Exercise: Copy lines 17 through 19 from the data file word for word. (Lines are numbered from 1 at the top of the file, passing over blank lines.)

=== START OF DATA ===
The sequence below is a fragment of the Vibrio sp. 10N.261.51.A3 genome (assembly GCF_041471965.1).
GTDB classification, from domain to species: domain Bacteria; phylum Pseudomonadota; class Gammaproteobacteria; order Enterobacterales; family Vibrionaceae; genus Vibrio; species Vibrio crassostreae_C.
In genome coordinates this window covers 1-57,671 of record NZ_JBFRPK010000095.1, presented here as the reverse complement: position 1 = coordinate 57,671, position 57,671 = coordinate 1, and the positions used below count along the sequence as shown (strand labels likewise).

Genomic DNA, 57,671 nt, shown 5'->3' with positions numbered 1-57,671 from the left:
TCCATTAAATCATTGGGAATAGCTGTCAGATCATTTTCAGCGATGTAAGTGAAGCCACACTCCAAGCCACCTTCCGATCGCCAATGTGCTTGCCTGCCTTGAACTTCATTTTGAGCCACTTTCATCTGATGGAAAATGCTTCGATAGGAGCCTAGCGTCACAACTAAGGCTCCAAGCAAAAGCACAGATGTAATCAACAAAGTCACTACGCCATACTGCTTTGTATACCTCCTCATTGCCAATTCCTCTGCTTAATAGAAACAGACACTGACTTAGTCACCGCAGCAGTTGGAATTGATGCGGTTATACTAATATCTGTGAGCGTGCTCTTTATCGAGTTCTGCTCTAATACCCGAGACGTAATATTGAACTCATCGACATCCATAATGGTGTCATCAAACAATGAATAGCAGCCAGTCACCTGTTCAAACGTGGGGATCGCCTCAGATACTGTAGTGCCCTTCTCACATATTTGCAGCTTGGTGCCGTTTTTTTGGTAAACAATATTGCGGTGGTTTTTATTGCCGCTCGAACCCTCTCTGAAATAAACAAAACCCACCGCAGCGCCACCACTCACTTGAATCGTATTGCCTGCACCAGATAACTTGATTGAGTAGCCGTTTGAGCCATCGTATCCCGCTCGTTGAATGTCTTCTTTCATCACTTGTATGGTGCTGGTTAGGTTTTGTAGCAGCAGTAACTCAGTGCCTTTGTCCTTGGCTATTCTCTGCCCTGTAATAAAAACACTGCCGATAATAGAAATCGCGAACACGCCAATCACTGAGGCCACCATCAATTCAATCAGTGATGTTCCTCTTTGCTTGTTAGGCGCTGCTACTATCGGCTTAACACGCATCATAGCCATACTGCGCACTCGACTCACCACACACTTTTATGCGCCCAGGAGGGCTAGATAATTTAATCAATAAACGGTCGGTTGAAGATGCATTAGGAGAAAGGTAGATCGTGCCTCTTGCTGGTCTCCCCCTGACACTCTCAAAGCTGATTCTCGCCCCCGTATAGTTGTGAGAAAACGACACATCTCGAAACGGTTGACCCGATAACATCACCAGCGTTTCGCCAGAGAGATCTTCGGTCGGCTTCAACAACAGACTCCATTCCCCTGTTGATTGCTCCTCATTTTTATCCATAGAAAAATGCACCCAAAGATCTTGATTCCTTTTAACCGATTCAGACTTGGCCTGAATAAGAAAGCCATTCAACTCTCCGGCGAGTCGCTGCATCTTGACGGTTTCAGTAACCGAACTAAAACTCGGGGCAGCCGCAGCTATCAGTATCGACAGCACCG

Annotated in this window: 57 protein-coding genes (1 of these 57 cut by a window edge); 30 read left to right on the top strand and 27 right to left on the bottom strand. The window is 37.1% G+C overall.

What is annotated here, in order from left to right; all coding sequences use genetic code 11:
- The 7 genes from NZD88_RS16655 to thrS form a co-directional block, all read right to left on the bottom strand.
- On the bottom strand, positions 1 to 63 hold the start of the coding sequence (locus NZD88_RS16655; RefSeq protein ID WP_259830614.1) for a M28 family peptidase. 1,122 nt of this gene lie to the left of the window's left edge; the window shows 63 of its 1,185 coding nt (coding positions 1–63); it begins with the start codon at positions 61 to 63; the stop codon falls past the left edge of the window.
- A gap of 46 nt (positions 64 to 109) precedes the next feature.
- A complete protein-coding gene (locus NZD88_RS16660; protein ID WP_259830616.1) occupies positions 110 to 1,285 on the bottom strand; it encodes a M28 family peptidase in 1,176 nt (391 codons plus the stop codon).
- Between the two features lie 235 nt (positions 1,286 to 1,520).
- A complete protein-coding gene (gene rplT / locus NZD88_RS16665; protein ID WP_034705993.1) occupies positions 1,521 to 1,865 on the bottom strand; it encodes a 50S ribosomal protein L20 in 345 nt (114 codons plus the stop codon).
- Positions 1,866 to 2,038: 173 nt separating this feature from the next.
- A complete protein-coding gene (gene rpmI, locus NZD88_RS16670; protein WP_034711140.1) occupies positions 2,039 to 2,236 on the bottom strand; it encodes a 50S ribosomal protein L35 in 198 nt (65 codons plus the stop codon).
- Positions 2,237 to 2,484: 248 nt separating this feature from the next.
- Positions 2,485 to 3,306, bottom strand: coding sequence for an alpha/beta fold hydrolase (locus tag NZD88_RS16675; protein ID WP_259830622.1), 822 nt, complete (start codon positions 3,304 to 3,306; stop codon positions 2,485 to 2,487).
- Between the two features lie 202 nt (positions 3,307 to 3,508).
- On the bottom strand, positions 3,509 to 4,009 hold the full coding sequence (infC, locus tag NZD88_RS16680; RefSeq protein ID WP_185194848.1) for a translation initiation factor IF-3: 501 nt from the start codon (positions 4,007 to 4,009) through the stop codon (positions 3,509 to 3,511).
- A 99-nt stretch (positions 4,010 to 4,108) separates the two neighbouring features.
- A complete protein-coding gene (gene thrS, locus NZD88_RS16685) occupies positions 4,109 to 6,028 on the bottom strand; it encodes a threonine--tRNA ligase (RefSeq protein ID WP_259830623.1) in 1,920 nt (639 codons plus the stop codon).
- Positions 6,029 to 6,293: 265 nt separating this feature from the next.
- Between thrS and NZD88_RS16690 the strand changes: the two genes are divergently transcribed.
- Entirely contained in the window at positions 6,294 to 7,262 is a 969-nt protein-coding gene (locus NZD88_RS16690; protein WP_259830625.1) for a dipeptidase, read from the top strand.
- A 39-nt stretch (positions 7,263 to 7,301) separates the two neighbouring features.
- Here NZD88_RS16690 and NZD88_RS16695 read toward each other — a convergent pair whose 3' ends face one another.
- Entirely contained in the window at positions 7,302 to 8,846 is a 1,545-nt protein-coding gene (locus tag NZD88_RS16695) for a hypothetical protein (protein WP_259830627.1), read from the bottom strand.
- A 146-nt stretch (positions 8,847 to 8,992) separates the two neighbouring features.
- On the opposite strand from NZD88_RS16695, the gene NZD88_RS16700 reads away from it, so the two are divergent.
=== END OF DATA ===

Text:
- Positions 2,485 to 3,306, bottom strand: coding sequence for an alpha/beta fold hydrolase (locus tag NZD88_RS16675; protein ID WP_259830622.1), 822 nt, complete (start codon positions 3,304 to 3,306; stop codon positions 2,485 to 2,487).
- Between the two features lie 202 nt (positions 3,307 to 3,508).
- On the bottom strand, positions 3,509 to 4,009 hold the full coding sequence (infC, locus tag NZD88_RS16680; RefSeq protein ID WP_185194848.1) for a translation initiation factor IF-3: 501 nt from the start codon (positions 4,007 to 4,009) through the stop codon (positions 3,509 to 3,511).